David Poms, Director of Education at the Capital Area Food Bank in Washington, DC presented on April 7, 2016 on putting nutrition education in action and making a difference in the community by making healthy food more accessible through the organizations current initiatives.
The following is a partial transcript of the archived presentation, which can be viewed in full here.
DAVID POMS: Thank you so much for the invitation, and good afternoon, everyone. I'm calling to you live from Northeast DC at the Capital Food Area Bank office. I grew up in Bethesda, Maryland, and I went to Davidson College, in 2010 I graduated with a degree in Sociology. I've been involved in education since then, and throughout my college time as well. I spent time in the Freedom School program, a program of the Children's Defense Fund, teaching summer school, and became involved in administering that program later on. I later spent years in AmeriCorps as a member with City Year here in DC.
I realized afterwards that my passion is really with the non-profits and I ended up working with the Capital Area Food Bank starting in 2011, and I've been in a number of different roles, with an increased focus on education.
It's been a very interesting ride with a lot of different experiences. I started as a coordinator of a program that is providing professional development and training for organizations that work in community. In 2013, I began to oversee our nutrition education programs. Since then, we've gone through a variety of programs as we seek to expand them and integrate them more into what the food bank is doing overall.
About the Food Bank
The mission of the bank is to create access to good, healthy food for people in every community. And this has largely been the mission that we've had since we were founded in 1980 by a group of interfaith organizers and United Planning Organization, who came together and realized that there needed to be a larger organization to facilitate food recovery and food distribution. We are a private charitable nonprofit organization founded as a single collection and distribution point for food donations in order to increase the capacity of organizations that are front-line agencies to really ensure that they have the capacity to store and distribute food. We are also a member of Feeding America, a coalition of food banks across the country.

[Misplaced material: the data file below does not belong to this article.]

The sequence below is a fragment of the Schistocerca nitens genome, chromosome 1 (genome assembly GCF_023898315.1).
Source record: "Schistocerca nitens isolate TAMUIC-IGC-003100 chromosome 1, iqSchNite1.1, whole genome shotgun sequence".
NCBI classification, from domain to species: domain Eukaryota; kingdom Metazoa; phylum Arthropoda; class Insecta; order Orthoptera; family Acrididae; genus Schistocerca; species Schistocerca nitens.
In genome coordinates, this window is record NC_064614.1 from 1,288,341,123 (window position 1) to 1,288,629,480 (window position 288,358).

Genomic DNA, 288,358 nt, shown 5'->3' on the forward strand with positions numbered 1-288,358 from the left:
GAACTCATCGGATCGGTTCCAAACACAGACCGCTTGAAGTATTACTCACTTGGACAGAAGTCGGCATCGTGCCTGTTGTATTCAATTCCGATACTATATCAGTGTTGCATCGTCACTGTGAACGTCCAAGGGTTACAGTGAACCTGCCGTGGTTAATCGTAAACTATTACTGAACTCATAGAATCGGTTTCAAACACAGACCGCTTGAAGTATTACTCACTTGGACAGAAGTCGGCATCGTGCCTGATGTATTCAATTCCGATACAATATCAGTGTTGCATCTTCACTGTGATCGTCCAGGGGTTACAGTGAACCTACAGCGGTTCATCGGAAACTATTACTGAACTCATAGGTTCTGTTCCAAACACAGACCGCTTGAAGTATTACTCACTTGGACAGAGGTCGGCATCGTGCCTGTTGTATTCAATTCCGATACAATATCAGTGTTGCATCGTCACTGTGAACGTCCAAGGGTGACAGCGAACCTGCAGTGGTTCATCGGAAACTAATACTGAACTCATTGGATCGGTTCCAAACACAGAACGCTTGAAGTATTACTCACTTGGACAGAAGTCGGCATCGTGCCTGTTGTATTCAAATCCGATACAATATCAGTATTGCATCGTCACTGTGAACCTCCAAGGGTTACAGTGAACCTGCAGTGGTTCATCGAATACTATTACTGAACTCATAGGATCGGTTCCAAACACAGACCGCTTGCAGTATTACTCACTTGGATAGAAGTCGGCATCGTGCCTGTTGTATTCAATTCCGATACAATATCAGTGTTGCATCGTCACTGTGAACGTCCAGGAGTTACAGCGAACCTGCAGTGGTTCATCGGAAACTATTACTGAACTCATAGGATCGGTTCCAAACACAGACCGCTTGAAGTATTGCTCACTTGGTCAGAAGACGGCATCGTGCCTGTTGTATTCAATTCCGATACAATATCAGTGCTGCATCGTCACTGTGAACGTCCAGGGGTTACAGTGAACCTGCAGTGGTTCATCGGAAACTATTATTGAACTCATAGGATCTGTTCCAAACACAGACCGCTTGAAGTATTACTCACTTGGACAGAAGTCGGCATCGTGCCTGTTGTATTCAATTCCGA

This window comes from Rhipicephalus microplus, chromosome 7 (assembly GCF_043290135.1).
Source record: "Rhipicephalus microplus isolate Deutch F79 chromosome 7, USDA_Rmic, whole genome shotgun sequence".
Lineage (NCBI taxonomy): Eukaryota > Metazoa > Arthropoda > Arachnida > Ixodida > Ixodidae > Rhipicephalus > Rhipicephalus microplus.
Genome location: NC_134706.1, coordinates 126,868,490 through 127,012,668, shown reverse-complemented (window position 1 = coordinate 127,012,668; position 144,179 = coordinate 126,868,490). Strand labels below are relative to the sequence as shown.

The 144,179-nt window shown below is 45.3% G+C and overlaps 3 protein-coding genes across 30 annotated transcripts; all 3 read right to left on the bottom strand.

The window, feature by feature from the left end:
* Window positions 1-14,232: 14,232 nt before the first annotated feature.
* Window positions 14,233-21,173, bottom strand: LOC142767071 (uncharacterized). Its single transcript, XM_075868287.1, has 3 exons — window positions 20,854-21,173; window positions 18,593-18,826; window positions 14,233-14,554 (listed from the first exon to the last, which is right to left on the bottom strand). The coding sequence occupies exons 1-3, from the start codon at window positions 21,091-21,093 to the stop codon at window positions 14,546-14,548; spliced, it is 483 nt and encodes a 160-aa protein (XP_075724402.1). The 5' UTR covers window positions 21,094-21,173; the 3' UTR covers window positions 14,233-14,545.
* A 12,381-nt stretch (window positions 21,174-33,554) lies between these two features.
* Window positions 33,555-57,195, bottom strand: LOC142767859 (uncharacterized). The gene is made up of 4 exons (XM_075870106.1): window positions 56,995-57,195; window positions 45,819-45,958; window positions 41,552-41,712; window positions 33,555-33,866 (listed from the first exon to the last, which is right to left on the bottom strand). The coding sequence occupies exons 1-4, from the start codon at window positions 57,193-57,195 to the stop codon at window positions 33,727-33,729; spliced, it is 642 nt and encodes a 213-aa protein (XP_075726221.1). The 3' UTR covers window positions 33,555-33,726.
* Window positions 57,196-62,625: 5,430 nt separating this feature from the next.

At the food bank we're able to provide a connection for people in order to find and receive food. We have an online resource called The Food Bank Network, where you can type in your Zip code to find a program nearby.
We have a number of different direct distribution programs in addition to partnering with our front-line organizations.
- Mobile Markets, which are setting up temporarily and set up kind of like farmers markets
- Grocery Plus and Senior Brown Bag programs, which are two programs that are serving seniors in the District and in Maryland and Virginia
- Family Market and Joyful Market programs are school pantries where we set up in a cafeteria or gymnasium and serve school communities directly
- Weekend Bag gives bags to kids to take home for the weekend to fill the gap for food from the meals that they have during the week
- Kids Cafes are afterschool and summer foodservice programs
Most of the programs that I mentioned just now have a variety of support from both government and private sector.
The Washington, DC area includes about 700,000 residents who are at risk of hunger, 16% of the region. In particular, hunger is rising in Maryland and Virginia as various forces are pushing people to those areas as well as creating difficult challenges for people who are in suburban neighborhoods, who are becoming more and more disconnected from transportation, and housing, employment and such, and hunger continues to be an issue in Washington as well.
A couple of interesting statistics related to nutrition have really pushed us to rethink a lot of ways that we're operating. With Feeding America's support, a study is done every four years called "Hunger in America." The Hunger in America study found for 2014 (of about 540,000 people):
- 48% of households served by the Capital Area Food Bank have a family member with high blood pressure
- 22% have a family member with diabetes
- 70% of households served by the food bank are reporting that they are purchasing inexpensive, unhealthy food as a coping strategy to hunger
How the Food Bank Operates
As a food bank, we're a single donation point. We're working through partner organizations that are doing afterschool programs, faith-based pantries, community organizations, etc. Through both those organizations and the direct distribution programs that I mentioned, we are serving communities who are food insecure - seniors, under and unemployed, and families in crisis.